Robert Hearst, a 1992 engineering graduate from Villanova University, spent 25 years as a manufacturing supervisor while running his own residential construction business. But two years ago, after growing “tired of climbing up and down ladders and all that,” he set his sights on something new.
That something was as much a mission as it was a business opportunity. In January, Hearst and his wife, Sonya, opened A&I Variety Meats and Produce, a grocery at the corner of East 38th Street and North Post Road.
Named after their children, Amirrah and Izaiah, the store is in a neighborhood considered a food desert—an area abandoned by major grocers where it’s difficult to buy fresh produce and healthy foods.
The Hearsts pumped almost $80,000 of their life savings into the venture, buying an old dental office in the shadow of a long-abandoned Kroger.
Hearst, 49, spent most of the past two years researching the business and using his construction skills to renovate the building. The business is open, but Hearst is still working on improvements that will turn it into a “full-fledged grocery store,” including increasing cooler space and inventory.
He’s concentrating on an affordable product mix heavy on organic fruits and vegetables with plenty of frozen and fresh meat options. And he’s already looking at space for a second store, possibly in the Devington area a couple of miles west.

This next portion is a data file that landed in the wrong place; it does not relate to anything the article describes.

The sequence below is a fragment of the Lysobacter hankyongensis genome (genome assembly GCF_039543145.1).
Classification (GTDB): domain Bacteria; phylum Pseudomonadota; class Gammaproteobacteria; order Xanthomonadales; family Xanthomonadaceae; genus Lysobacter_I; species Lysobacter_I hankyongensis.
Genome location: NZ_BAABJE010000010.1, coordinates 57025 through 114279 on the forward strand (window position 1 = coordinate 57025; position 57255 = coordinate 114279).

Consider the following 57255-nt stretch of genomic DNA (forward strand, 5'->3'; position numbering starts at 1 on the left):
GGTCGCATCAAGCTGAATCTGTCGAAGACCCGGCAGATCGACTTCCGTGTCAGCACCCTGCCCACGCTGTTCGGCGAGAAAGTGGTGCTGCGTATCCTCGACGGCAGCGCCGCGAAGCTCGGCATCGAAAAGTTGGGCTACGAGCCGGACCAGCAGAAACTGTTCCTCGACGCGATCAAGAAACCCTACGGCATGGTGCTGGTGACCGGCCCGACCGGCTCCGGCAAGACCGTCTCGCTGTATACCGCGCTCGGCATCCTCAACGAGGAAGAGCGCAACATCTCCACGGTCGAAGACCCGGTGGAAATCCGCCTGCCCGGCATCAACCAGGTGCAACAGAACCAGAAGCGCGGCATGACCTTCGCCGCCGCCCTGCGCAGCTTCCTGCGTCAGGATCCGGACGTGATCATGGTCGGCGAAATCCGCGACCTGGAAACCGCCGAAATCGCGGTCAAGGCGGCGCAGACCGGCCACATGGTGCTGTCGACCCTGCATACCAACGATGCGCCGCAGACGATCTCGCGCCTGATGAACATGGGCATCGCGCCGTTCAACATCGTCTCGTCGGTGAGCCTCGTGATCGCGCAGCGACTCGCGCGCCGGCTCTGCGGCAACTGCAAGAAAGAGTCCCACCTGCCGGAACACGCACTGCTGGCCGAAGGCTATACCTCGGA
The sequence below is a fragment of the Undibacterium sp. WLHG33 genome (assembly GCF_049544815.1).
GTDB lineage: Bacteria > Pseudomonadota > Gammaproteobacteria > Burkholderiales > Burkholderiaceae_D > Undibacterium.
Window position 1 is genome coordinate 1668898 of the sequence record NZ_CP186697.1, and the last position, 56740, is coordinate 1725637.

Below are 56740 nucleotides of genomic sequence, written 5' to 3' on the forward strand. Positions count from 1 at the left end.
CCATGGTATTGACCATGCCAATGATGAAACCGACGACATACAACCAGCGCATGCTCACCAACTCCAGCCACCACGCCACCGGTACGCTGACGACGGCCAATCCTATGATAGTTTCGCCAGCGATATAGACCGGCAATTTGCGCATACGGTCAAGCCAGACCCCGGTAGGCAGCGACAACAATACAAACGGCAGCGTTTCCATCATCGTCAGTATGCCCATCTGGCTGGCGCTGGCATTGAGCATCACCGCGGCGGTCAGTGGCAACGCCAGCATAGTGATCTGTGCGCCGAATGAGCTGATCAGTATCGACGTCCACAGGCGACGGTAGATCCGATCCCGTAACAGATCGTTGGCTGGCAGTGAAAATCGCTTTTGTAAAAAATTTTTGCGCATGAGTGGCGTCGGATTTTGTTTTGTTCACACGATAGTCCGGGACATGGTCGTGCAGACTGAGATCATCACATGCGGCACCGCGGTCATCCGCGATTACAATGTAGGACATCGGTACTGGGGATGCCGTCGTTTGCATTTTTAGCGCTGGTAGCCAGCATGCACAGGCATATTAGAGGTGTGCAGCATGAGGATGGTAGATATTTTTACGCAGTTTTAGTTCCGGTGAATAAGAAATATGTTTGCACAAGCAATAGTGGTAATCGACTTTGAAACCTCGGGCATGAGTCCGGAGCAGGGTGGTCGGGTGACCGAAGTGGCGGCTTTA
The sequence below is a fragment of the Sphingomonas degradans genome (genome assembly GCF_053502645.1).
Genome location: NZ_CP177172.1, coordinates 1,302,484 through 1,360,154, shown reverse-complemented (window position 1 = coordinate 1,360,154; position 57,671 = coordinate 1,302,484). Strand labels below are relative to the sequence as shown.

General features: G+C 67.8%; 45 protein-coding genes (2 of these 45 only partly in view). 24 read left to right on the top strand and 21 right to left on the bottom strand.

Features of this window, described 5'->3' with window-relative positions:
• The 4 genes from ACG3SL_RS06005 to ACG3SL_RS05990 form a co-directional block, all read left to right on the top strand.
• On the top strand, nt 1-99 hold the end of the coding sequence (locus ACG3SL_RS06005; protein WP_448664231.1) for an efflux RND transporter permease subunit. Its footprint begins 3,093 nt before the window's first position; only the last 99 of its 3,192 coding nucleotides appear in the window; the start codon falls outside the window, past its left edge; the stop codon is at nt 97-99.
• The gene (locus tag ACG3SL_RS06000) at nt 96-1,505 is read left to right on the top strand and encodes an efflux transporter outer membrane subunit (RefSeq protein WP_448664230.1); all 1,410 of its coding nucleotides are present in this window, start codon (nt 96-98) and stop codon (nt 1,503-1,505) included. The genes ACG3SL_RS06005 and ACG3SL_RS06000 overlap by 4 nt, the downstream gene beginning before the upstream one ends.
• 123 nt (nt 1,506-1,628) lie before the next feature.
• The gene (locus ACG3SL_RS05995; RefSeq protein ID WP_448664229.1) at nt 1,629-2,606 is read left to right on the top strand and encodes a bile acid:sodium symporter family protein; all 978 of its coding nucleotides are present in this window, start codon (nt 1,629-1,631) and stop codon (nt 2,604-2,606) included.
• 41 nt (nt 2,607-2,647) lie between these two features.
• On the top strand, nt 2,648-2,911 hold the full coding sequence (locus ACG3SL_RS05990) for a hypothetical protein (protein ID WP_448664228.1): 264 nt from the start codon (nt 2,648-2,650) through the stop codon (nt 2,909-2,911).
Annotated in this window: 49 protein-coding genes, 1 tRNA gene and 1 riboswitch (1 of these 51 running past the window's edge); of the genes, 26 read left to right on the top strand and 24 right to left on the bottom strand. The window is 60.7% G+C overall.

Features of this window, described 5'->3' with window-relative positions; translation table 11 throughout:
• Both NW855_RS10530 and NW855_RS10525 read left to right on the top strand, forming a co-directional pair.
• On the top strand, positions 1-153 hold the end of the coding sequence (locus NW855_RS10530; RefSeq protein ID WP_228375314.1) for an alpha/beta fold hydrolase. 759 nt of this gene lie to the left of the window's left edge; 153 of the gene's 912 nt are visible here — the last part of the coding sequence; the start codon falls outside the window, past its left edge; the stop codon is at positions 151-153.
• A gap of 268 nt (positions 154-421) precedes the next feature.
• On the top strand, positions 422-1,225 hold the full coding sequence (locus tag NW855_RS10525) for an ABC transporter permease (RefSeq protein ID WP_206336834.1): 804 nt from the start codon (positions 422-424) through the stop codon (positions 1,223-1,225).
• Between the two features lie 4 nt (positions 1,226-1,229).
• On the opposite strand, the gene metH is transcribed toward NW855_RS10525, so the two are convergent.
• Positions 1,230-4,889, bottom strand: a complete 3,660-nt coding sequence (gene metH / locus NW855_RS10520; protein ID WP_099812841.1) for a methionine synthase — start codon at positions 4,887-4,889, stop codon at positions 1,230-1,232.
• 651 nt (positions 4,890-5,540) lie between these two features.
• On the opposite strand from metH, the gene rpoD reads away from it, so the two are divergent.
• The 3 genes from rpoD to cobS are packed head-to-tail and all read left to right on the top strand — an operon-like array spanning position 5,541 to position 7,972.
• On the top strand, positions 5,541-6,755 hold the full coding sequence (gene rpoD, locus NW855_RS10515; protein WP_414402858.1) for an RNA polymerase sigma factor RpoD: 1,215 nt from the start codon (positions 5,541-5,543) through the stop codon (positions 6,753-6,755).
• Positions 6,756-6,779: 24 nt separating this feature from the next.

What initially prompted you to think that opening a grocery was something you should do?
I was looking for something else to do besides construction—something that would bless other people, but I didn’t know what. My wife and I went to visit her family in Mississippi and she has a cousin who has two grocery stores down there. And when I saw that, I said, “Aha, that’s it.” I went to my wife and said, “What about a grocery store?” and she said, “Boy, you crazy.”
When we got back up here, I jumped on the computer and started doing my due diligence. I never knew what a food desert was, but I learned pretty quickly. This area is in one and it needs help.
What made you think you could be successful in the grocery business?
I know I’ll be successful at this because God put it on me. God told me to do this. … I stepped out on faith.
At what point do you think you’ll be profitable?
I’ll be glad when that point comes. I told my wife it would take two years, but if things keep going like they’re going right now, by this time next year, we should be profitable.
What kind of food items are you finding more demand for than you expected?
The turkey burgers and the bison meat are really selling. We’re also moving a lot of smoked turkey legs and pecan-flavored chicken wings.
What’s the most difficult thing about running a grocery store?
Keeping up with the invoices. Right now, I have about four different suppliers I’m dealing with, and I’d like to narrow that down to one or maybe two so I can make things easier.
Do you see local entrepreneurs as an answer to solving food desert problems?
One thing I’ve learned is, a lot of the big grocery companies are worried about not getting enough of a return on their investment in these areas. But, as a small entrepreneur, I only have to be concerned about making enough money to take care of my family. If you look at all of the [family-owned] Asian markets that are in these neighborhoods, you realize they’re here for a reason. If there wasn’t any money here, they wouldn’t be here. So I know we can make it.•